Lately, I have been thinking a lot about fathers and sons. Recent events, of both private and public varieties, have prompted fresh thoughts about this primordial dynamic. Becoming a parent has a way of re-tuning the mind to see familiar concepts in a new light. Watching my “Darling English Boy” evolve into a “Darling English Dad” has given me a renewed respect for fathers and fatherhood.
Just before the arrival our son, Miles, I became obsessed with family history. I was intrigued to find that my husband descends from an exclusively male lineage on his father’s side. His paternal history, like that every Englishman, is a rich tale of fathers, sons, and wars.
In May 1916, my husband’s grandfather, Russell, enlisted in the Army and joined the British effort in “The Great War”. He was but 19 years of age. Yet, the sure and steady longhand and precise signatures that appear on his enlistment form suggest maturity beyond his tender years.
|British Legion 'Poppy Field' in Henley-in-Arden|
He gave particular care and attention to the signing of his ‘Oath of Allegiance’. The “t” is most carefully crossed, both “i’s” firmly dotted, and a plump full stop appears definitively to the rear of the concluding character. The document exudes sincerity, duty and pride. Russell was a brave soul, amongst a host of similarly valiant youth that answered the call of King and Country. However, unlike the multitude of his fellow brothers-in-arms, Russell was one of the lucky ones that survived. As Shakespeare puts so well, “This story shall the good man teach his son” (Henry V, 4.3.56).
Shakespeare, of course, knew a thing or two about fathers, sons, and wars. His works are a vast reservoir of engaging stories on this theme. His history plays, in particular, are built upon this foundational concept. Most notably, in Henry the Sixth, part 3, Shakespeare underscores the maddening nature of war through his invention of two tragic and un-named characters, referred to merely as: “A Father who has killed his son” and “A Son who has killed his father.” Time and again, Shakespeare shows us the human cost of national conflicts, and the familial relationships behind the power play.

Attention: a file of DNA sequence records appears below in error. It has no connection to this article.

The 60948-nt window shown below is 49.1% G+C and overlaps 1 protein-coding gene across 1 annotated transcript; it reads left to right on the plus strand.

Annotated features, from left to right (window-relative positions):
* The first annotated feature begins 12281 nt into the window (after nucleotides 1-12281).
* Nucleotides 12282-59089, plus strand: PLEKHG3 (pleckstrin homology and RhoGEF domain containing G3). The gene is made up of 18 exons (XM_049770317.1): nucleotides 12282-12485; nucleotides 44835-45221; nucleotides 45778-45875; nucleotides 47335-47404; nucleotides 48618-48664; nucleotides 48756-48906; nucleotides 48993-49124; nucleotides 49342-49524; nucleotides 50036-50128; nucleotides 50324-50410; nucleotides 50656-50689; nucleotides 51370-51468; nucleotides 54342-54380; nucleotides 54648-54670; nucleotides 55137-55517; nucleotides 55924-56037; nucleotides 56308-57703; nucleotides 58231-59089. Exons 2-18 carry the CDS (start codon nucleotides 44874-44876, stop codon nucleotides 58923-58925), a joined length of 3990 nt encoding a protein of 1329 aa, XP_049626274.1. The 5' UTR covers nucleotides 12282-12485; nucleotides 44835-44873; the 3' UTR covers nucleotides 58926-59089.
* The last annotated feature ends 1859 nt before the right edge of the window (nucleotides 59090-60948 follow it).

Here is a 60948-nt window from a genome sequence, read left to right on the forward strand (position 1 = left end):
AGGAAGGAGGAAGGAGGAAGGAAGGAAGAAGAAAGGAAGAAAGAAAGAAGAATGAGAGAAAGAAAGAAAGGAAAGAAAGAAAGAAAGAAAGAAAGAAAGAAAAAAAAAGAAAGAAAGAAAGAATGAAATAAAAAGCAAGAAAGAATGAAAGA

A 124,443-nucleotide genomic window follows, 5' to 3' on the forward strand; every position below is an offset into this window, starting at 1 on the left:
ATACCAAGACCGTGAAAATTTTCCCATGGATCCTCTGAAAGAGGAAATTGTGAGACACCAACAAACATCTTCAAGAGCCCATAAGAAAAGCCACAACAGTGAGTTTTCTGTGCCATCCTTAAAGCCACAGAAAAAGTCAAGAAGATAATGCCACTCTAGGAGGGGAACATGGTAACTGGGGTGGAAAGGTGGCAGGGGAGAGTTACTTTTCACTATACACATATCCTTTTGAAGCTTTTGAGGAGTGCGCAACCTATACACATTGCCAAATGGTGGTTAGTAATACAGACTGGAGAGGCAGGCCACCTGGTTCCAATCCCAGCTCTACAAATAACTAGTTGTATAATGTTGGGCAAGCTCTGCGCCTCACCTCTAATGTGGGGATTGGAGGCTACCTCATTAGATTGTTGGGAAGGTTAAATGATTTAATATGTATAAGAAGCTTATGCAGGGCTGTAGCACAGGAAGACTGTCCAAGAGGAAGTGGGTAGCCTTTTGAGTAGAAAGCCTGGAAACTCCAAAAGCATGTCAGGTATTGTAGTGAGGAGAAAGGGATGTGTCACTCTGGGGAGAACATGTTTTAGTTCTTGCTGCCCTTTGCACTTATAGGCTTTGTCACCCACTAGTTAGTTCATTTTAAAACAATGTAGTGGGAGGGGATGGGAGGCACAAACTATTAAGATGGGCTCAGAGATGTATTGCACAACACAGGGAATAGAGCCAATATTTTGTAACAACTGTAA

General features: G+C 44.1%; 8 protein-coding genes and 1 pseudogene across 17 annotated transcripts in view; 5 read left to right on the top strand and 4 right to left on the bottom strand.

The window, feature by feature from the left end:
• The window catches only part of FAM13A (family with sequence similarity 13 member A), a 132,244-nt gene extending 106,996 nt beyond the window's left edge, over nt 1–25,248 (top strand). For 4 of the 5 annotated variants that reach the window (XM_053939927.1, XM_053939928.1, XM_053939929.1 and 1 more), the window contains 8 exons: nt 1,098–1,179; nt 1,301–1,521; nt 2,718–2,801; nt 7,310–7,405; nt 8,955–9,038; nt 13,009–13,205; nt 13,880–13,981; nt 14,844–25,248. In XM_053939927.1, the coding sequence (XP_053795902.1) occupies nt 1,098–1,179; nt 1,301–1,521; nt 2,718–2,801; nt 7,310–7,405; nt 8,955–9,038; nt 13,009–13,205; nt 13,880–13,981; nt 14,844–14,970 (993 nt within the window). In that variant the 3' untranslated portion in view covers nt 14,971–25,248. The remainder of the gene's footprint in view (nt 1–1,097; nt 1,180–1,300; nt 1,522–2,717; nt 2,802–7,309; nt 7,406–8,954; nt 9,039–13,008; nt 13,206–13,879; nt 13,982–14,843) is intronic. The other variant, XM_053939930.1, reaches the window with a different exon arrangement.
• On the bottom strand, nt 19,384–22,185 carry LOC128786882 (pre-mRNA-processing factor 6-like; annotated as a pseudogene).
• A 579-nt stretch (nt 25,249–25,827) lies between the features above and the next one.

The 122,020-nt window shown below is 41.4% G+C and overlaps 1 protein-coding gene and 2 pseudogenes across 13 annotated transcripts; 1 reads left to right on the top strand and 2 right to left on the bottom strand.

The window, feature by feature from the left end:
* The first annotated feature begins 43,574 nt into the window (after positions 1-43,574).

Recently, I had the good fortune to see Greg Doran’s excellent production of Henry IV, parts 1 and 2 at the RSC. At the heart of this narrative exists the triadic relationship of King Henry, Prince Hal and Falstaff. Troubled son, Hal, turns his back on his duty and his sovereign, by displacing his regal father in favour of a low life surrogate in the figure of Falstaff. In performance this complex choice is played with great, rollicking humour and touching pathos by Jasper Britton (Bolingbroke/King Henry) and Alex Hassell (Prince Hal), with Sir Antony Sher stealing the show as the roly-poly, custardy coward, Falstaff.
Alongside the engaging performances, Doran’s direction is crystal clear, making the grand narrative easy to follow. It was, in very deed, child’s play. I was seated next to a little chap called Gregor Bulmer, aged 8, who was at the theatre with his dad. They huddled together during the ferocious battle scenes, and the young lad was enrapt by the performances from start to finish. As the lights came up, Gregor gave his assessment: “Epic.” I asked if he understood it all, he smiled and said he had.
The epic tales of fathers, sons, and wars will always captivate us and command our attention and respect. And so they should, as we should never forget.